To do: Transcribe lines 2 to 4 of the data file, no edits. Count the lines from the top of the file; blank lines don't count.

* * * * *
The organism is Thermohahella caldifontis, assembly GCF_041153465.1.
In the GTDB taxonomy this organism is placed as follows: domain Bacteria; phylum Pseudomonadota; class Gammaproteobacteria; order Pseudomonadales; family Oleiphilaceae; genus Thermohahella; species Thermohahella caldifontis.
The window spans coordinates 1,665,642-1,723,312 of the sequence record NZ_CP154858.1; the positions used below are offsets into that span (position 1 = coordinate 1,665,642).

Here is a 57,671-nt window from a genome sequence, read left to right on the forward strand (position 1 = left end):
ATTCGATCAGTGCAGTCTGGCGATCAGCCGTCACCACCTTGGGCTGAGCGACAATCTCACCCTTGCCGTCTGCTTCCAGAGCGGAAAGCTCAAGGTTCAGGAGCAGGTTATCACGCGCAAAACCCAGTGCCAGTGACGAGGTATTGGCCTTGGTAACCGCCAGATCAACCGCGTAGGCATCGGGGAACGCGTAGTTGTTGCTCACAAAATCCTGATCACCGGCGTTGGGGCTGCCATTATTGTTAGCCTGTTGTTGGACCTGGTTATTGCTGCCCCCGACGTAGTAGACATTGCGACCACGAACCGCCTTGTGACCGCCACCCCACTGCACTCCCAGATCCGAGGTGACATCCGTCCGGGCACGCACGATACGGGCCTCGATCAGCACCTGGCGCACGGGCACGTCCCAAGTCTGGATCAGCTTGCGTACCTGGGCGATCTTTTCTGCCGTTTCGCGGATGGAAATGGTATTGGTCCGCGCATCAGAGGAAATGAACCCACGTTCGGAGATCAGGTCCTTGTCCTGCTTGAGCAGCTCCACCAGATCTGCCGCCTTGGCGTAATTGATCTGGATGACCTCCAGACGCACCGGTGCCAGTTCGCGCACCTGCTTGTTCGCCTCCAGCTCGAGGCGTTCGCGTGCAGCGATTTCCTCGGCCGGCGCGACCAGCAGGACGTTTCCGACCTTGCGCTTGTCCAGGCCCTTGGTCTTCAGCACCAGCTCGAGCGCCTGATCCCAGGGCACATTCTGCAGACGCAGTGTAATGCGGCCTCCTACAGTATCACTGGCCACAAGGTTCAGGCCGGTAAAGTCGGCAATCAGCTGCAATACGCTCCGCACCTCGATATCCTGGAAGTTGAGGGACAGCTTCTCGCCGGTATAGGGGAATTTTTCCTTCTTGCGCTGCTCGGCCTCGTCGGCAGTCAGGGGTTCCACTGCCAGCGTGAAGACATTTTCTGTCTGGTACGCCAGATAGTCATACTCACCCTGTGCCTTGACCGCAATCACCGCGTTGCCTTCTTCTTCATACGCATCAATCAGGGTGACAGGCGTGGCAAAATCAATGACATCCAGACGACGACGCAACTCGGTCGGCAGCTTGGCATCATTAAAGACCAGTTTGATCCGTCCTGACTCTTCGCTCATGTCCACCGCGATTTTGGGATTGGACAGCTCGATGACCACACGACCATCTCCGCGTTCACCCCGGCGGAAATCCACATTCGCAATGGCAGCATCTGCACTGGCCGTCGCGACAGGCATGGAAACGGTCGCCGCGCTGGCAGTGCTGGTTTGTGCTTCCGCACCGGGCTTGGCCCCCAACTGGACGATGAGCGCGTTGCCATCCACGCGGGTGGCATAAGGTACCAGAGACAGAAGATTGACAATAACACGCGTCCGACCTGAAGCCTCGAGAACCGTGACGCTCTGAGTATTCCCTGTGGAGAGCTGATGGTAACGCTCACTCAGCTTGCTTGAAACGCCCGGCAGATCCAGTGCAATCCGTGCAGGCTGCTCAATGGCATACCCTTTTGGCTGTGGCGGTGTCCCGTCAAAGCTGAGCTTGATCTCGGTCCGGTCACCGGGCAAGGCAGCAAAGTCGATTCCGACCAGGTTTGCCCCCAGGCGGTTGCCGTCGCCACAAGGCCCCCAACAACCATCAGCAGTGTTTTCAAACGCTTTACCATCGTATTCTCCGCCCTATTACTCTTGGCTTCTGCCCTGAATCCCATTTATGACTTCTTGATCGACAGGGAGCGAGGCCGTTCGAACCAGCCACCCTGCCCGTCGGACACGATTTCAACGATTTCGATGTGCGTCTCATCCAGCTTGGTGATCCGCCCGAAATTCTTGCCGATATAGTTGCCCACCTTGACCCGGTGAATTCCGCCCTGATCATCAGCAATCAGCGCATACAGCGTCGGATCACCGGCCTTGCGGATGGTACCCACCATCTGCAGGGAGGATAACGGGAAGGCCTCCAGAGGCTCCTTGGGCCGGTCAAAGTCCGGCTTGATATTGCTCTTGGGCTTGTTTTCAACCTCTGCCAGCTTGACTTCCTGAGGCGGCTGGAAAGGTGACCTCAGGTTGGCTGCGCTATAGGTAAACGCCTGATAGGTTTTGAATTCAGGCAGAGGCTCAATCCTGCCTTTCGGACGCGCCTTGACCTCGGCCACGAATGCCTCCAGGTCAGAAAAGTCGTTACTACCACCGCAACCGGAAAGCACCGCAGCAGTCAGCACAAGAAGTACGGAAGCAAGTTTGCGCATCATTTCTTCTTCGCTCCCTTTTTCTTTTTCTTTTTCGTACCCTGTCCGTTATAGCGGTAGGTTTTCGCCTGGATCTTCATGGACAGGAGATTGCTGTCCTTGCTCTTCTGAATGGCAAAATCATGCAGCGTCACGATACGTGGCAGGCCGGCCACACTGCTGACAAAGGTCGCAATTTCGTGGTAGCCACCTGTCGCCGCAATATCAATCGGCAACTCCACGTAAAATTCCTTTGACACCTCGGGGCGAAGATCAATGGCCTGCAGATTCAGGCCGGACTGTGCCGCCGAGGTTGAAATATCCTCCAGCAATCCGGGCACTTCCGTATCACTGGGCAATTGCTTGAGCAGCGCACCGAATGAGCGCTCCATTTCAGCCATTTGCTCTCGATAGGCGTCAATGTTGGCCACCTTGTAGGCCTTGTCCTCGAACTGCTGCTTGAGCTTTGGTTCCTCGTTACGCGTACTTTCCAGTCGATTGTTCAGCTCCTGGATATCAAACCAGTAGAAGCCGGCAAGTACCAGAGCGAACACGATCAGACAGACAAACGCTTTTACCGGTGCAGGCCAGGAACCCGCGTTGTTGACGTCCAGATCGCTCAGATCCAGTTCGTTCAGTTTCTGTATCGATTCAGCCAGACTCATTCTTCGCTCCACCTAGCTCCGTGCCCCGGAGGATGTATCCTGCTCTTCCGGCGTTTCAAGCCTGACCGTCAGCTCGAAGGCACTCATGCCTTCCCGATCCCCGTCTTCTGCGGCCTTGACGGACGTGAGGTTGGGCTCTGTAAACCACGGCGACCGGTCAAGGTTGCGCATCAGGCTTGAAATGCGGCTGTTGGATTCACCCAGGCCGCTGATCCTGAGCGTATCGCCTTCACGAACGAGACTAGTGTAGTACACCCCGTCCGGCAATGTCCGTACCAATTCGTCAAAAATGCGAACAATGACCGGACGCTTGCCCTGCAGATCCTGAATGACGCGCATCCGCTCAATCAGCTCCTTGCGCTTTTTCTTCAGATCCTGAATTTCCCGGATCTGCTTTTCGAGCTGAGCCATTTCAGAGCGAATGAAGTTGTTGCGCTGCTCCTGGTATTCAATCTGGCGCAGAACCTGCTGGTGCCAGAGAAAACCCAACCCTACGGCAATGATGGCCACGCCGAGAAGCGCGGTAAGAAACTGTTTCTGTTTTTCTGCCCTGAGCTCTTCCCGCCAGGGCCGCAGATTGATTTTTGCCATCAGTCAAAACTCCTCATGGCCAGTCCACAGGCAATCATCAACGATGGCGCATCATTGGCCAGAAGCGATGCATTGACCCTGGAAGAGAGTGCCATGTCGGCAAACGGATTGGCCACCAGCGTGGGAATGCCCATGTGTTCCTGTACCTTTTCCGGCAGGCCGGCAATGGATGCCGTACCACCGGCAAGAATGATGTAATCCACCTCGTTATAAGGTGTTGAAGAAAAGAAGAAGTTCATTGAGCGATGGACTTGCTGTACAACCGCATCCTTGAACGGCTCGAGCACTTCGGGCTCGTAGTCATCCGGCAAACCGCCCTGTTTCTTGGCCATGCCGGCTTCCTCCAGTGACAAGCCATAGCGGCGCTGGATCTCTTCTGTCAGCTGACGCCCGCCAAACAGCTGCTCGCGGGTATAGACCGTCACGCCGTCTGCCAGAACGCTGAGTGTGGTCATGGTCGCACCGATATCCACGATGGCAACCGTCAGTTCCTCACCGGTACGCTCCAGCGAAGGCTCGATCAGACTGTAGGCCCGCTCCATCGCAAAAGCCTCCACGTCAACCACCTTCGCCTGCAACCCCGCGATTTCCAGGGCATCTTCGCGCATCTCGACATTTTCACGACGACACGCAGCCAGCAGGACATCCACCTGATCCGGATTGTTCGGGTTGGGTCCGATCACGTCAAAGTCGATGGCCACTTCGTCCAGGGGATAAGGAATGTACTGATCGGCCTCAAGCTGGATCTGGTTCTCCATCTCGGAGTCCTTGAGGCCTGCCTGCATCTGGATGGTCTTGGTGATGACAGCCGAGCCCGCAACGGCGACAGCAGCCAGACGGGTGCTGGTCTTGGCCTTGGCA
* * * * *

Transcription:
In the GTDB taxonomy this organism is placed as follows: domain Bacteria; phylum Pseudomonadota; class Gammaproteobacteria; order Pseudomonadales; family Oleiphilaceae; genus Thermohahella; species Thermohahella caldifontis.
The window spans coordinates 1,665,642-1,723,312 of the sequence record NZ_CP154858.1; the positions used below are offsets into that span (position 1 = coordinate 1,665,642).

Here is a 57,671-nt window from a genome sequence, read left to right on the forward strand (position 1 = left end):